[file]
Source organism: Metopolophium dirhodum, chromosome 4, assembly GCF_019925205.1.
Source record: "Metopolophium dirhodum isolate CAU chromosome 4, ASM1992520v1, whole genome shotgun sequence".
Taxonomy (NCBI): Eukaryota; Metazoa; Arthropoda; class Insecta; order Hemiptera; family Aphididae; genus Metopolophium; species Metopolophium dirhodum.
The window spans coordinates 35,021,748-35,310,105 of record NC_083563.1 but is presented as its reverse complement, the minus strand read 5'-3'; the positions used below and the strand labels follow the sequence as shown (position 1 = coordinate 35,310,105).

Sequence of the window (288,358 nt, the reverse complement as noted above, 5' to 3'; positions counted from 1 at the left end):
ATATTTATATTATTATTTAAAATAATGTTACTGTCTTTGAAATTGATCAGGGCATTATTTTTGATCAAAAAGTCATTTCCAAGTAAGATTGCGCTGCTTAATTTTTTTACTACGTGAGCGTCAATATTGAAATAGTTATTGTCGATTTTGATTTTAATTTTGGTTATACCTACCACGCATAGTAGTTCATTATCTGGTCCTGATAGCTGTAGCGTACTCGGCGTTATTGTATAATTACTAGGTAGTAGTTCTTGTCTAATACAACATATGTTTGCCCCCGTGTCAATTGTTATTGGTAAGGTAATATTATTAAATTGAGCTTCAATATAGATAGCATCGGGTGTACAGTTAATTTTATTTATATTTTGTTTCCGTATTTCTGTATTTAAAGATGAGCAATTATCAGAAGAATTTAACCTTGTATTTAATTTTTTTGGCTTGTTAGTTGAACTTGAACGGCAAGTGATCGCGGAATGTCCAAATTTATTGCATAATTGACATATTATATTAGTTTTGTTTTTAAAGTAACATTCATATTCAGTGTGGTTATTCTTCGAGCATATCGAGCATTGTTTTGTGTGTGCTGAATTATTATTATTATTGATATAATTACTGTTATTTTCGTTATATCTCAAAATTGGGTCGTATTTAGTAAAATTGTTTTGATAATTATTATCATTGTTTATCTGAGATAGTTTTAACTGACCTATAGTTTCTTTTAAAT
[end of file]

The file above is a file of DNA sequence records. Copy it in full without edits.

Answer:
Source organism: Metopolophium dirhodum, chromosome 4, assembly GCF_019925205.1.
Source record: "Metopolophium dirhodum isolate CAU chromosome 4, ASM1992520v1, whole genome shotgun sequence".
Taxonomy (NCBI): Eukaryota; Metazoa; Arthropoda; class Insecta; order Hemiptera; family Aphididae; genus Metopolophium; species Metopolophium dirhodum.
The window spans coordinates 35,021,748-35,310,105 of record NC_083563.1 but is presented as its reverse complement, the minus strand read 5'-3'; the positions used below and the strand labels follow the sequence as shown (position 1 = coordinate 35,310,105).

Sequence of the window (288,358 nt, the reverse complement as noted above, 5' to 3'; positions counted from 1 at the left end):
ATATTTATATTATTATTTAAAATAATGTTACTGTCTTTGAAATTGATCAGGGCATTATTTTTGATCAAAAAGTCATTTCCAAGTAAGATTGCGCTGCTTAATTTTTTTACTACGTGAGCGTCAATATTGAAATAGTTATTGTCGATTTTGATTTTAATTTTGGTTATACCTACCACGCATAGTAGTTCATTATCTGGTCCTGATAGCTGTAGCGTACTCGGCGTTATTGTATAATTACTAGGTAGTAGTTCTTGTCTAATACAACATATGTTTGCCCCCGTGTCAATTGTTATTGGTAAGGTAATATTATTAAATTGAGCTTCAATATAGATAGCATCGGGTGTACAGTTAATTTTATTTATATTTTGTTTCCGTATTTCTGTATTTAAAGATGAGCAATTATCAGAAGAATTTAACCTTGTATTTAATTTTTTTGGCTTGTTAGTTGAACTTGAACGGCAAGTGATCGCGGAATGTCCAAATTTATTGCATAATTGACATATTATATTAGTTTTGTTTTTAAAGTAACATTCATATTCAGTGTGGTTATTCTTCGAGCATATCGAGCATTGTTTTGTGTGTGCTGAATTATTATTATTATTGATATAATTACTGTTATTTTCGTTATATCTCAAAATTGGGTCGTATTTAGTAAAATTGTTTTGATAATTATTATCATTGTTTATCTGAGATAGTTTTAACTGACCTATAGTTTCTTTTAAAT